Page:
The respondent denies that he was in any shape interested as a co-partner with the complainant and Marsteller or with either of them in relation to the said contract, or that he ever received any share of the profits, but admits the charge of a commission of five percent on the money disbursed by him.
He admits that, the complainant having refused to pay the balance due from him to the respondent on private account, he did institute suit against him. That a cross-suit was brought by the complainant against the respondent. That both suits were referred to arbitrators, who awarded in the respondent's favor the sum of $4,497.42. That on the investigation before the arbitrators, the complainant set up as an offset the same claim which he prosecutes in this suit, and that it was rejected as unsupported by evidence.
The respondent relies on that award, and the judgment on it, as a bar to further proceedings.
The cause came on to be heard on the bill and answer, and after various proceedings not necessary to notice, the bill was dismissed without costs, the court being of opinion that the partnership charged was contrary to public policy and sound morals and that a court of equity ought not to lend its aid to either of the parties against the other.
Among the exhibits in the cause was the contract between the complainant and the government, dated 17 September, 1814, signed and sealed by complainant and witnessed by Thomas Lowe.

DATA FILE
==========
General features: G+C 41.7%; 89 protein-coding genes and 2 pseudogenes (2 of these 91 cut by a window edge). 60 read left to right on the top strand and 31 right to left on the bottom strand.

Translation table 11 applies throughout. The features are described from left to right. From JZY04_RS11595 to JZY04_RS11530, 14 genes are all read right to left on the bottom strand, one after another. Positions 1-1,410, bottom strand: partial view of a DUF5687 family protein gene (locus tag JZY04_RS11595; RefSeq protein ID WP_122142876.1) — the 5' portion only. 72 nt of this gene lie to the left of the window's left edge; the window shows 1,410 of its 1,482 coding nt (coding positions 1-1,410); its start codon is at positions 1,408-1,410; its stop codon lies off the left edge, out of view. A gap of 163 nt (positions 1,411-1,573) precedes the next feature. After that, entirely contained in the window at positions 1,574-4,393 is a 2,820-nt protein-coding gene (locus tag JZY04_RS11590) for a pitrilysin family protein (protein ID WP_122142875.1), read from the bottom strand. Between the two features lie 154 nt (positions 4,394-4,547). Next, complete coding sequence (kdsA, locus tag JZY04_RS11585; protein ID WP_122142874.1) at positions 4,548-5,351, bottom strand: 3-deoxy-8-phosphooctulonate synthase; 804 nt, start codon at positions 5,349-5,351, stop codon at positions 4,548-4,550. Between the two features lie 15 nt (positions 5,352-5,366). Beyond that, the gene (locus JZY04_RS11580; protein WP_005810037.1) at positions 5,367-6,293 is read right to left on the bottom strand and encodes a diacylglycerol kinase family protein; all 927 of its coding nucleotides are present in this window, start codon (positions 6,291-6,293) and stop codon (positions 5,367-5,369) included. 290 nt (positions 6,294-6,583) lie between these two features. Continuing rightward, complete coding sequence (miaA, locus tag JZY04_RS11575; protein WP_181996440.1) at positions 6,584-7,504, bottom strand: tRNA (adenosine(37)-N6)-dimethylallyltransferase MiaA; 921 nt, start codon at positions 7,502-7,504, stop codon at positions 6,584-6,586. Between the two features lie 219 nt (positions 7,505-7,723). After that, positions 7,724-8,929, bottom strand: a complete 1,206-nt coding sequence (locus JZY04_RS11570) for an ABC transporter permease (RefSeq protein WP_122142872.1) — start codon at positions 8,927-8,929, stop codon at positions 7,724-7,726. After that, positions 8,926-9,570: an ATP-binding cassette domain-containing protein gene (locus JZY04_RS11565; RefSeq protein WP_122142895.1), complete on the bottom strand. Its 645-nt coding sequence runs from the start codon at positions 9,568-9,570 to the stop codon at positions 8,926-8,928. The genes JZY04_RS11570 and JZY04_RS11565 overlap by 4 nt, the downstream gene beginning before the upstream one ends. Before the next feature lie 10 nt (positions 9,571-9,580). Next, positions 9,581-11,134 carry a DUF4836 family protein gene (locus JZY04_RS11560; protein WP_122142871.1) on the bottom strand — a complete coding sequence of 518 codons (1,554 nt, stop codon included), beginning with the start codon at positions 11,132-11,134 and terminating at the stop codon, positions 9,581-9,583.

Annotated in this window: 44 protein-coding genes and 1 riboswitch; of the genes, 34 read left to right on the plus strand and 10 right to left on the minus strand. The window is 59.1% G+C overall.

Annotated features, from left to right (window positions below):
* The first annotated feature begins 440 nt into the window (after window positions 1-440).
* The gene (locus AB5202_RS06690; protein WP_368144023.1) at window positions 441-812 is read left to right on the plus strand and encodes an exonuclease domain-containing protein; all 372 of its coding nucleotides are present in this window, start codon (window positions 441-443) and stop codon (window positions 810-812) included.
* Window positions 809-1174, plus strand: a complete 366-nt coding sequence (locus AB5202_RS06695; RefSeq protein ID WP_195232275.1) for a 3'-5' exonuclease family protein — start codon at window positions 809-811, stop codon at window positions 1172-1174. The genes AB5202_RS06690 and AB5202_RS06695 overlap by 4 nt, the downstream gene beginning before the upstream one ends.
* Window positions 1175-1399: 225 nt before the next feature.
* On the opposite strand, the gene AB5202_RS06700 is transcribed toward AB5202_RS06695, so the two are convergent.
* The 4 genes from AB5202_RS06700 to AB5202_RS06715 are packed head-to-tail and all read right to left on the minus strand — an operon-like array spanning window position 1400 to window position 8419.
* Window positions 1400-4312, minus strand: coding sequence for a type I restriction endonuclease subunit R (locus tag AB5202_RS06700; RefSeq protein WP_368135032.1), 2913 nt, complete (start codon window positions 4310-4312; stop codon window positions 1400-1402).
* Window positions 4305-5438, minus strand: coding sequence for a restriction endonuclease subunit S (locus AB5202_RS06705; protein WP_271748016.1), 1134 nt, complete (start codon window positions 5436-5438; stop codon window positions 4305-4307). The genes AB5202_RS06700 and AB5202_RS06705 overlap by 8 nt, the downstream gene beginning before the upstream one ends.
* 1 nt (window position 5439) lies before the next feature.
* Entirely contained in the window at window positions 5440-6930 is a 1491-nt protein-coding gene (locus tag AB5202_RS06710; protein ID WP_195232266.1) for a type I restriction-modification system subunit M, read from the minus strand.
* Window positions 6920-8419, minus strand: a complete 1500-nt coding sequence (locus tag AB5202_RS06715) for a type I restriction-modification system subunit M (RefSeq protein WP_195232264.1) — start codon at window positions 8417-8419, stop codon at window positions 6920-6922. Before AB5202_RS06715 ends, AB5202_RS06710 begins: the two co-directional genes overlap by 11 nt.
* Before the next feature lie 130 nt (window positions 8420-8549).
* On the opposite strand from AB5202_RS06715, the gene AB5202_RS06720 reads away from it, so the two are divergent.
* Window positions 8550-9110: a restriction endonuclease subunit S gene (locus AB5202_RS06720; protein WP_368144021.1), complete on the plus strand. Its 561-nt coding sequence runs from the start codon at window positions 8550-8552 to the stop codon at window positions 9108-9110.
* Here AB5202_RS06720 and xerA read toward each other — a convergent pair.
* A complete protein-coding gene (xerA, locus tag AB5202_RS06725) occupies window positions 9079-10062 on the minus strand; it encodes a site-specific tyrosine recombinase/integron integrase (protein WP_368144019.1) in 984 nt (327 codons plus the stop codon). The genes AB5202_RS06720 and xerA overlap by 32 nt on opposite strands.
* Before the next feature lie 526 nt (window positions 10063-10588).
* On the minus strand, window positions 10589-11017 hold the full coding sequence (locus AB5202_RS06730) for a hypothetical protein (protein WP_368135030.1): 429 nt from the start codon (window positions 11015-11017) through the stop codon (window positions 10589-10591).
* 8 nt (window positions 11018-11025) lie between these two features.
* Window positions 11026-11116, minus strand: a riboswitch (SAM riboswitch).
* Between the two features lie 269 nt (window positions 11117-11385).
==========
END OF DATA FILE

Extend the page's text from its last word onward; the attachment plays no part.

"Accepted for the United States by order of Colonel Monroe, Secretary of War. September 30, 1814."
"Deputy Quartermaster General"
The proposition for this contract was addressed by Bartle to Marsteller in writing, and the contract was signed on the same day.
From the evidence taken in the case it clearly appears that Marsteller acted as the agent of the United States in making the contract. That the materials furnished and the labor performed were under the direction of Bartle. That the money was principally received from the government by Marsteller, paid over by him to Coleman, who dispersed it on the orders of Bartle. There can be no doubt that Bartle and Marsteller were partners in the profits of the contract, but the capacity in which Coleman acted does not seem to be so certain. There is very strong evidence of his being a partner, but it is not very material whether he was an agent or a party in a contract made and carried into effect under the circumstances which attended this. The shades of difference which would in either event distinguish the moral or legal aspect of the cause are too slight to engage the attention of the Court.
By the account of the complainant against the firm of Marsteller, Coleman & Bartle it appears that his charges amount to $58,374, and that there is a loss to the concern of